WASHINGTON — Ezekiel Emanuel is well-known in Washington for his work in public health and health policy, but this summer the bioethicist is testing out a new role — that of chef.
“I’ve often said that when I retire, that’s what I’m going to do — create a brunch-diner,” says Emanuel, who currently serves as the vice provost and chair of the Department of Medical Ethics and Health Policy at the University of Pennsylvania.
But after the encouragement of some friends, Emanuel decided to test out his dream sooner rather than later. He will debut his culinary chops on July 25 and 26, and then again on Aug. 1 and 2 between 8 a.m. and 1 p.m.
Emanuel grew up in Chicago, where he says there is no shortage of great breakfast spots and diners. His goal is to bring that same “breakfast culture” to the District, which he calls his “adopted home.”
However, there are a few other reasons behind the health expert’s breakfast series. For starters, he wants to promote healthy eating.
Emanuel is planning a menu that includes traditional breakfast items such as a Gruyere cheese omelet, a chanterelle mushroom omelet, French toast, blueberry pancakes, challah, mixed berries with yogurt and muesli, and grilled peaches.
“These are things I would regularly make for my children for breakfast before school,” he says.
There are a few nontraditional items on the menu, as well, such as a quail egg omelet and duck bacon.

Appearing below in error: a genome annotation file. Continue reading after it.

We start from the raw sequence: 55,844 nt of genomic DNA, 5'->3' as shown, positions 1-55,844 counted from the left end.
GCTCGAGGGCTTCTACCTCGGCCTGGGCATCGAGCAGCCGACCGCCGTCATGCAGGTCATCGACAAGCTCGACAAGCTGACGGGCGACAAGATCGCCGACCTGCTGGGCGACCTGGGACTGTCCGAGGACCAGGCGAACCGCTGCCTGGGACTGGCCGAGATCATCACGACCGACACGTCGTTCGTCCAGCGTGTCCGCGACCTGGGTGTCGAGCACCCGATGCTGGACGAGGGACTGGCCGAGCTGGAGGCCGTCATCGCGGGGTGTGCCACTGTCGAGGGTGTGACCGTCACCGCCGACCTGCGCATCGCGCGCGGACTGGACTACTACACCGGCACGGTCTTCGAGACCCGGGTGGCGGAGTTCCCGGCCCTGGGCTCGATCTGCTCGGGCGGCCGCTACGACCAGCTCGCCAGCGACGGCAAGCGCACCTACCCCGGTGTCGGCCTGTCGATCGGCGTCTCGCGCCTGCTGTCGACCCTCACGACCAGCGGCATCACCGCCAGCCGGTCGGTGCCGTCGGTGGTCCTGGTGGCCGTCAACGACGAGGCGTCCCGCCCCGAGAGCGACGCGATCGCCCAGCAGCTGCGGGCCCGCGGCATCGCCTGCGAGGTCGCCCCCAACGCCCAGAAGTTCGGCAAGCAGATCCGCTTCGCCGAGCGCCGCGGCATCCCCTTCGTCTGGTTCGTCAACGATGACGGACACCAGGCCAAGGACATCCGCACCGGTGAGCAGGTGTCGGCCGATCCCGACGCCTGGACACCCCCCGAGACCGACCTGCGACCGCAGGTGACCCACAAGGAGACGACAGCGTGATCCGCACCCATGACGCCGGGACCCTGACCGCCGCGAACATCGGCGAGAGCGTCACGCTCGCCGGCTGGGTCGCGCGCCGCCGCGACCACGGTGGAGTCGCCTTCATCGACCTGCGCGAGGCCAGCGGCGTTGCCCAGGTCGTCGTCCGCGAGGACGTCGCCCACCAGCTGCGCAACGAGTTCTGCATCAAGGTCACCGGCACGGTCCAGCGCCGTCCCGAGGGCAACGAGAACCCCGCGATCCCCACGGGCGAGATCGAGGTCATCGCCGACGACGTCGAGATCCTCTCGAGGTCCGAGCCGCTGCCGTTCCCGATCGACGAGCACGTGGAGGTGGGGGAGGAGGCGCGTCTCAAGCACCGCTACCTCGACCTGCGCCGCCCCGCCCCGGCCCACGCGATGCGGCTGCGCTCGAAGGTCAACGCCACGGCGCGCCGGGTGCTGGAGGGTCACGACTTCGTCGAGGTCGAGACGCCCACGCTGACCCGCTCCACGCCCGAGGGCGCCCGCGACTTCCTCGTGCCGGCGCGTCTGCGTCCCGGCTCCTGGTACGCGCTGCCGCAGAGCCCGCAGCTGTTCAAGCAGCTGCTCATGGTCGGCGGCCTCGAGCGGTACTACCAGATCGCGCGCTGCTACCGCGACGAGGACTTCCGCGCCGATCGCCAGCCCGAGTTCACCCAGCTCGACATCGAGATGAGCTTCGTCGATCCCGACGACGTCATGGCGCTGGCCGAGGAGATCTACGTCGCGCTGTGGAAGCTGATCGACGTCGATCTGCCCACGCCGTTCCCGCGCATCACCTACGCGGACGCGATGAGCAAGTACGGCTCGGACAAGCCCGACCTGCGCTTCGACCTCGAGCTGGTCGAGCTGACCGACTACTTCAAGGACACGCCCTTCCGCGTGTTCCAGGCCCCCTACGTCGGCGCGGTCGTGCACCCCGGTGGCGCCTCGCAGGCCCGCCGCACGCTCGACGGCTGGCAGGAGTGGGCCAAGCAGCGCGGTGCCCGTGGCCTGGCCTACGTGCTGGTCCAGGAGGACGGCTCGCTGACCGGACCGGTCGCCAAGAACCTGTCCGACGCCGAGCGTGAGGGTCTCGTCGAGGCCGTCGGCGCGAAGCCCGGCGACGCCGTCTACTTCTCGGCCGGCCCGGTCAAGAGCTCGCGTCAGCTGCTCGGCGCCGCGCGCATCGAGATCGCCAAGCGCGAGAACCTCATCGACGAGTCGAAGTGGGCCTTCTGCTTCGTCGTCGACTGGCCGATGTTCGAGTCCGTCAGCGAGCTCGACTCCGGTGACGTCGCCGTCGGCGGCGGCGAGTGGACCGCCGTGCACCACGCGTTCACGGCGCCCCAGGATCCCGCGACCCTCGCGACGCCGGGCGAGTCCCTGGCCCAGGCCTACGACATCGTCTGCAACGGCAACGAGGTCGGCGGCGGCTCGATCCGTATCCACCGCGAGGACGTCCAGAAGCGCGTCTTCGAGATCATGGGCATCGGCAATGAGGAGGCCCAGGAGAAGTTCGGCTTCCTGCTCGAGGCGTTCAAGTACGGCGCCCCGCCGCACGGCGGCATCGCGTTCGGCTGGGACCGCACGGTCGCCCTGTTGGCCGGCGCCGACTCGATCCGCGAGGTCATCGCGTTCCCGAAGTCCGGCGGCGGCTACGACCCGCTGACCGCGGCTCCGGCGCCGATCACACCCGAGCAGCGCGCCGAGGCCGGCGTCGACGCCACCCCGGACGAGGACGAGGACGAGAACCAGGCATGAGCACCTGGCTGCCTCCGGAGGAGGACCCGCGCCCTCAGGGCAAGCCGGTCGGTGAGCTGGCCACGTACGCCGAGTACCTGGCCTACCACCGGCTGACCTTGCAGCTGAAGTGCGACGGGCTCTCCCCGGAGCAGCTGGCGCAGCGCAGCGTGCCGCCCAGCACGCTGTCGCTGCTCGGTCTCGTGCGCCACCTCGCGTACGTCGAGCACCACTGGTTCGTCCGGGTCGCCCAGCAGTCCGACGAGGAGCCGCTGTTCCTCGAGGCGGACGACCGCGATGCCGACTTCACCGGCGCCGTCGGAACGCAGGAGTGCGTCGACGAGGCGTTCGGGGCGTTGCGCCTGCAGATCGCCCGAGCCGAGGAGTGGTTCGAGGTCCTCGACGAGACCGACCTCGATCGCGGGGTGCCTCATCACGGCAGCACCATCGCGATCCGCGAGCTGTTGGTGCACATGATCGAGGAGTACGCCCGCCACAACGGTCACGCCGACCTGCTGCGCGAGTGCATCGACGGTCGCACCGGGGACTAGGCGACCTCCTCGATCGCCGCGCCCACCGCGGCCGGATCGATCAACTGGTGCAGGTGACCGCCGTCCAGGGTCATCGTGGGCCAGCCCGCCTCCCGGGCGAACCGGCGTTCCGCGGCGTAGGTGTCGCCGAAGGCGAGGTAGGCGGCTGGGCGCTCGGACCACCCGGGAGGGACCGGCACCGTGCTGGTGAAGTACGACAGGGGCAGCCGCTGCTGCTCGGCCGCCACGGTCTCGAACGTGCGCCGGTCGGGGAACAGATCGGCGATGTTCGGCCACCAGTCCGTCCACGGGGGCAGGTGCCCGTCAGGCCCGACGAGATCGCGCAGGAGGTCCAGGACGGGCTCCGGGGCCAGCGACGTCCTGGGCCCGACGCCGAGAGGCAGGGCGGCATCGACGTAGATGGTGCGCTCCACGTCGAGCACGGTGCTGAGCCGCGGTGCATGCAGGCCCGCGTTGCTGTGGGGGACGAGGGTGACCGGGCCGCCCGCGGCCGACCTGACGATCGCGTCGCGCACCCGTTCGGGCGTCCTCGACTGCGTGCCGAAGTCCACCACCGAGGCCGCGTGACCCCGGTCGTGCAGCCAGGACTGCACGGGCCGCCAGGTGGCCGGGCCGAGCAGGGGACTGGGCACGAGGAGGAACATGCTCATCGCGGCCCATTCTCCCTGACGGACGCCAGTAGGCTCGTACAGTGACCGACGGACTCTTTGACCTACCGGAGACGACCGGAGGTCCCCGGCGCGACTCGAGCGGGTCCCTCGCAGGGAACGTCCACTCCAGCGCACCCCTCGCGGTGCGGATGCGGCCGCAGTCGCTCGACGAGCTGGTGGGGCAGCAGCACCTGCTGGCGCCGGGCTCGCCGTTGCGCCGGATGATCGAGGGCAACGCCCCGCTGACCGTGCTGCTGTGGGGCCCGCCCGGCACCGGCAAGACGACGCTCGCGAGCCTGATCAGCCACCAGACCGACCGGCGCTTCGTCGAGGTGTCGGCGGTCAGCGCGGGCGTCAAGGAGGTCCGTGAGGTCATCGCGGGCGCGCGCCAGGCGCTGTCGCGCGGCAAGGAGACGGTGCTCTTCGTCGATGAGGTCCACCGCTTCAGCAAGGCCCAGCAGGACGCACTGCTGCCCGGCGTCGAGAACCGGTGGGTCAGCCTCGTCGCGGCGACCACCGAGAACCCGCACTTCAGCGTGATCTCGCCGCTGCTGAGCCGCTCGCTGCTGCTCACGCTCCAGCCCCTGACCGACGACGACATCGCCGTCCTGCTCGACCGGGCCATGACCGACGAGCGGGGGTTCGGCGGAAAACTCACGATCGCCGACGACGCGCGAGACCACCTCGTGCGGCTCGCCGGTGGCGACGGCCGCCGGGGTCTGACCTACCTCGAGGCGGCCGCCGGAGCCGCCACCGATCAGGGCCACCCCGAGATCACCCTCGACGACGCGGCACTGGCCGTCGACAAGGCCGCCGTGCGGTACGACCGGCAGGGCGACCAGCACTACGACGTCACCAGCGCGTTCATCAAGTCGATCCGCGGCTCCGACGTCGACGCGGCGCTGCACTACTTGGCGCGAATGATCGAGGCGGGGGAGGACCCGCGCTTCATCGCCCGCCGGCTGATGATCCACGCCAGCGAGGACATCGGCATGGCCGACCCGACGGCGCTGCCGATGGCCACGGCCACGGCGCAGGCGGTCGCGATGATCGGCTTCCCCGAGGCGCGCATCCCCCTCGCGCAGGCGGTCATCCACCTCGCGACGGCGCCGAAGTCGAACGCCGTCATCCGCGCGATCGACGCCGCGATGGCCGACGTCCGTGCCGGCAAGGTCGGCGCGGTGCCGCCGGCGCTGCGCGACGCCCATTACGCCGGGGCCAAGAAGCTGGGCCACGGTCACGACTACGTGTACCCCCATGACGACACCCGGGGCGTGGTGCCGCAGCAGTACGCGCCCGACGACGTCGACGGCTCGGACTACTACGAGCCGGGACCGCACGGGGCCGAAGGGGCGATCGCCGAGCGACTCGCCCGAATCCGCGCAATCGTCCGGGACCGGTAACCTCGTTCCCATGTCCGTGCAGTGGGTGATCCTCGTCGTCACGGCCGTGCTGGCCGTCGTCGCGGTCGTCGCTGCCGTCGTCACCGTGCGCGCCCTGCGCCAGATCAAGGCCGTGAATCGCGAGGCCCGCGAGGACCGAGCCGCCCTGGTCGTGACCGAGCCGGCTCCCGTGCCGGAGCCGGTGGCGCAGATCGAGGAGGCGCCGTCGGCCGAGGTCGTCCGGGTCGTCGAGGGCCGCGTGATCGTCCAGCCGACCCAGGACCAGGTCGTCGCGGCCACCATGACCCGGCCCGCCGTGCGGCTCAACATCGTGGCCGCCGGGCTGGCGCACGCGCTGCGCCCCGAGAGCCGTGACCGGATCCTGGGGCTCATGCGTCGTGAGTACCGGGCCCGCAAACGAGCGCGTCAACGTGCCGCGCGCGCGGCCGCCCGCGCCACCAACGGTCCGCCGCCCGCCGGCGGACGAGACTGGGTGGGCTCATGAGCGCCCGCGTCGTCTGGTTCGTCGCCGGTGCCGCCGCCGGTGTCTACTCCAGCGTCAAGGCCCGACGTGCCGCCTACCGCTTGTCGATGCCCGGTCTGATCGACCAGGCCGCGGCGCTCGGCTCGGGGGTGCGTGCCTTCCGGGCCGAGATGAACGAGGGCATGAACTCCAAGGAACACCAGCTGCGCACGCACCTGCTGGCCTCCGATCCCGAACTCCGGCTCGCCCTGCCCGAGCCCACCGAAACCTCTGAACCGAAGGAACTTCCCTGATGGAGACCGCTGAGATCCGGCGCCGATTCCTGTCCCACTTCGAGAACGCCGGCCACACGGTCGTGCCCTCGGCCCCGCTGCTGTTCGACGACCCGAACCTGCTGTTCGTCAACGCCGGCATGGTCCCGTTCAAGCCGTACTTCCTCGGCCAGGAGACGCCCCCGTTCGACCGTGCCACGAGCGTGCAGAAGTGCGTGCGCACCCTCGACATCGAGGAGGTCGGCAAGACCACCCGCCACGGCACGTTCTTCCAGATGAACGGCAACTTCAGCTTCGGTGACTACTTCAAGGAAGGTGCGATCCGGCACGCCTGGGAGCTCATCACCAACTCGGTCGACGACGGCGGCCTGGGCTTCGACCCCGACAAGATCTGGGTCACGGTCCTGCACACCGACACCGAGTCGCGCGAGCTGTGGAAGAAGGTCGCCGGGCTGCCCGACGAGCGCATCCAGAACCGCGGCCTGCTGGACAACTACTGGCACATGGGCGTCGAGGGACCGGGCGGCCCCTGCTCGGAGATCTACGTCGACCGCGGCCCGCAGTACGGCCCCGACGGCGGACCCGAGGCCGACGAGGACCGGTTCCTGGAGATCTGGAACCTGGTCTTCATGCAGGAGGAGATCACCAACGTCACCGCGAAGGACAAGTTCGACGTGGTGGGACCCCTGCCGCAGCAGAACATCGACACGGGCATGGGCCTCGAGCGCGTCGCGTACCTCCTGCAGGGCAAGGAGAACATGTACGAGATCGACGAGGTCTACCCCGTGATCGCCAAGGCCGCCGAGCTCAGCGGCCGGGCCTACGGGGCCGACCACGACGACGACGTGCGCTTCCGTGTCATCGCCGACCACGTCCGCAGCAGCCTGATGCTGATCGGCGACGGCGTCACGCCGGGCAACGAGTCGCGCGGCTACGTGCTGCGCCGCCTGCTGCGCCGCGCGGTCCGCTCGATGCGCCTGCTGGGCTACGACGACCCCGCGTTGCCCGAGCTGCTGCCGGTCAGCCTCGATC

Diners will leave with full stomachs, but they’ll also leave with materials on Emanuel’s approach to health and wellness and advice on healthy food choices (he swears by yogurt, nuts and fresh fruit).
Emanuel also plans to give away his blueberry pancake recipe and the recipe for a banana cake he used to make his daughters after school.
He says breakfast is the most important meal of the day, and he wants others to know that it doesn’t take a lot of time and effort to make a wholesome meal at home in the morning.
“It’s a great way to start your kids off on the right foot nutritionally, but also, if you eat as a family, psychologically,” he says. “I know a lot of my colleagues say, ‘Well, you know, I can’t do it, so I just take the Eggos out of the freezer.’”
But he likes to challenge that mentality: Emanuel says his blueberry pancake recipe is so quick, he can whip up a batch faster than the time it takes to pull a waffle out of the freezer and heat it up in the toaster.
“I want them to have the recipe and be able to have that confidence that this isn’t a big ordeal,” he says.
Emanuel’s four-day takeover may only be a test-run for his plans after retirement, but he’s already facing the question: What if it’s a success?
“That’s the scariest question you could ask,” he says. “First, I might have to push up my retirement from the University of Pennsylvania and I’m not sure they want to hear that. … But if it’s successful, we’re talking about maybe keeping it going in some way — I’m not sure what that way is, maybe we’ll do it once a month and then the last weekend of the month or something like that.”
He adds, laughing: “I’ve been told that being a chef is such hard work that after four days, I will be thankful I did it, and thankful I won’t be continuing it.”
Reservations are taken on a first-come, first-serve basis by emailing email@example.com. A portion of the proceeds from the breakfast series will benefit Martha’s Table, DC Central Kitchen and the Good Food Awards.
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